MANKATO - A common complaint heard around Winter Park during Brad Childress' tenure as coach was that player input was rarely -- if ever -- welcomed on offense.
That drove a wedge in the relationship between nearly every quarterback who walked through the door, starting with Brad Johnson and ending with Brett Favre. So imagine the surprise of many players this season when they arrived and were told by new offensive coordinator Bill Musgrave that their thoughts would be gladly received.
"That's very important because we're going to be the ones out there playing, and the thing is the more we can bring to this equation of success, the better it is," tight end Visanthe Shiancoe said. "I feel like that's a big step when it comes to the mind frame of just like this whole organization and what they want to accomplish."
What Musgrave wants to accomplish is getting the most out of his players while running an offense that will be similar to what he was part of as Atlanta's quarterbacks coach. Musgrave realizes that if he installs the system and expects the players to just fit into it, the desired results might not be achieved.
The most important player in all of this is new quarterback Donovan McNabb. Obtained less than two weeks ago, McNabb is stepping into a system he must learn on the fly. This makes his communication with Musgrave even more important since there are sure to be things the veteran would like to see tweaked.
This is a perfect time for an exchange of ideas. Wide receiver Michael Jenkins, who played in Atlanta the past seven seasons before being released and signed by the Vikings, said the tweaks can be made in games on the sideline.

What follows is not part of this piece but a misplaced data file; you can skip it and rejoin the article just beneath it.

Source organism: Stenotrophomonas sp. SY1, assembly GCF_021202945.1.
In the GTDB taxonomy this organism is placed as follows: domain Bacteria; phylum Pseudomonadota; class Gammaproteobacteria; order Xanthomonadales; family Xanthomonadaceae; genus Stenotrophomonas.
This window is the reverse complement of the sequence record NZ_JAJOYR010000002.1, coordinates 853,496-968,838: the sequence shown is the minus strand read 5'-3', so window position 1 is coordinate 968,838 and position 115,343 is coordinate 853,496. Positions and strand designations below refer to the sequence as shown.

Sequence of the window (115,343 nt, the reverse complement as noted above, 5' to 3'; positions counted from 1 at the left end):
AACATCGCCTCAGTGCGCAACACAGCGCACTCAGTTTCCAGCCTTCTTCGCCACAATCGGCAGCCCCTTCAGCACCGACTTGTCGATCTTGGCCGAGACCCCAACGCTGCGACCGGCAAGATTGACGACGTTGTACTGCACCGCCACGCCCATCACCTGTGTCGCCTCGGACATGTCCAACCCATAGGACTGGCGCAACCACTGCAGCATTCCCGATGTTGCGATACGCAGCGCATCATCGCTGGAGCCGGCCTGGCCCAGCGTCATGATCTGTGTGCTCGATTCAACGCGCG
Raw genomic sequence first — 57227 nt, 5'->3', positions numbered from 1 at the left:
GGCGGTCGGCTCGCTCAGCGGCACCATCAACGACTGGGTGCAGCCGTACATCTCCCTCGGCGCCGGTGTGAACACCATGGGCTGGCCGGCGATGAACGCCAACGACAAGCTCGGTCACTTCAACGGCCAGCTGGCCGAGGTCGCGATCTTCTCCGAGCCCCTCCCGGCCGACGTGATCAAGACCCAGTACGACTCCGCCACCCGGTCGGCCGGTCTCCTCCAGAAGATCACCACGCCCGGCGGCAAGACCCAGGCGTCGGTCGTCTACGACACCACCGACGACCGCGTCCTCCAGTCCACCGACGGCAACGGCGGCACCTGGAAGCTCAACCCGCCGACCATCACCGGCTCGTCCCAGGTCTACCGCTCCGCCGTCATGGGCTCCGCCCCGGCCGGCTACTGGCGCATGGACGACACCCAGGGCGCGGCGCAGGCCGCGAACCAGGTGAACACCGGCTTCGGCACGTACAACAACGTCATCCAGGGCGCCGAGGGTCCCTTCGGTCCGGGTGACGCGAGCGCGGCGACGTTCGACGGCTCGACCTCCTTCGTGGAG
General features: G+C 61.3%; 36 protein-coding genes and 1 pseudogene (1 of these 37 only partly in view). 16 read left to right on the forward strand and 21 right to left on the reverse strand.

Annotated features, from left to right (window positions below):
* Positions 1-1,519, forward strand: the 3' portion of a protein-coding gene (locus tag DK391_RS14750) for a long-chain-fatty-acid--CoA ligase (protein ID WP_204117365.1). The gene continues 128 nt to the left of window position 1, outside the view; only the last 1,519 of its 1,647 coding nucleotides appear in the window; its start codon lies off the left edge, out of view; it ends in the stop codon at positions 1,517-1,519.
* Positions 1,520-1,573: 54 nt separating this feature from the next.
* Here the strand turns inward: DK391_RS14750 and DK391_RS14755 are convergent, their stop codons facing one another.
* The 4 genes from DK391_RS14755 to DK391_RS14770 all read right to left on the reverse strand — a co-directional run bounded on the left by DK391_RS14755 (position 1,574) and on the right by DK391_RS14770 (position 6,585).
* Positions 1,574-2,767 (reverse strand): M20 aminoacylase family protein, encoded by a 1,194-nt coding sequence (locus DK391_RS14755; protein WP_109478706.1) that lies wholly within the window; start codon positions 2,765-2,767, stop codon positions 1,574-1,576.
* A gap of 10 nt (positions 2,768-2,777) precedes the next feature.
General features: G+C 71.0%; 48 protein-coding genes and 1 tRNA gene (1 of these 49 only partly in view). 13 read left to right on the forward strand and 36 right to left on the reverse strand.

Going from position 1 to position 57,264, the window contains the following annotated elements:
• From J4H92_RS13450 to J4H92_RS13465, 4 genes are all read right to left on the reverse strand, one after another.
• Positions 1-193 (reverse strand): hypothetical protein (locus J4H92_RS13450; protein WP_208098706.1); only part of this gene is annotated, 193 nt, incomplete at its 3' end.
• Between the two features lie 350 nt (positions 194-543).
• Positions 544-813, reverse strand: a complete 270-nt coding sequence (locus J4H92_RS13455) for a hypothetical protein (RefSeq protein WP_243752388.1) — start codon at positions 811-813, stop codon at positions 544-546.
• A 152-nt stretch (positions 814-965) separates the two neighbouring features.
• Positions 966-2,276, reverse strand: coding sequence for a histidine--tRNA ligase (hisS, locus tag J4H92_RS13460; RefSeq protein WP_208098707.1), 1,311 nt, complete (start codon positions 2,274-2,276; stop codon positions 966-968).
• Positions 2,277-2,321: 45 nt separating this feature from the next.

"I told [McNabb] from the get-go that we have a system that we intend to teach to him, the quarterbacks and all the players," Musgrave said. "But it's really his system. It's Donovan's system. So if something happens here in the month of August that he would like to tweak -- maybe call something differently in the huddle, at the line of scrimmage, maybe want to teach differently -- to definitely come and talk to us about it because we're open-minded about it. We like to tailor-make or customize our system to fit our players."
Said McNabb: "As we know, some coaches can be stubborn. Some coaches say it's my way or no way. You become robotic. That's when you pull away from your style of play and the things that made you successful. But when you're on the same page with the guy or with the group or whatever, then everybody has a better understanding of each other."
It certainly isn't only Childress who didn't adopt this philosophy. Plenty of coaches have told players that the offense is the offense and that opinions should be kept quiet. Leslie Frazier was the Vikings defensive coordinator under Childress and now is head coach.
"That's a plus when you have that [communication], and I think it's important to have a system, but not to be so rigid that you don't allow a Percy Harvin or a Donovan McNabb or whoever it may be to have a suggestion or an idea," Frazier said. "I played for coaches and have been around coaches that when you come up with an idea, they go, 'Nope, this is the system. This is the way it is, even if it fails.' I don't think that's the way you need to go, not with the way defenses and offense are constantly changing from week to week."
A cornerback for the Chicago Bears' Super Bowl championship team in 1985, Frazier remembers defensive coordinator Buddy Ryan welcoming input. That is something Frazier also tried to do as a coordinator.
"The players are the ones that are playing," Frazier said. "You want to have a system, but to be able to listen to the players. The buy-in is far greater when that's the case because if Adrian Peterson has some suggestions based on what he sees and if you listen and you say, 'OK, Adrian, maybe we'll try that.'
"It just does something for that player to be able to say, 'Man, they'll listen to what I have to say. I've watched tape, I've prepared and I've seen some things that are happening in the game and I hope that the coaches will listen.' When you do, that guy feels like I've got to make this work because the coach has empowered me to go out and make it work."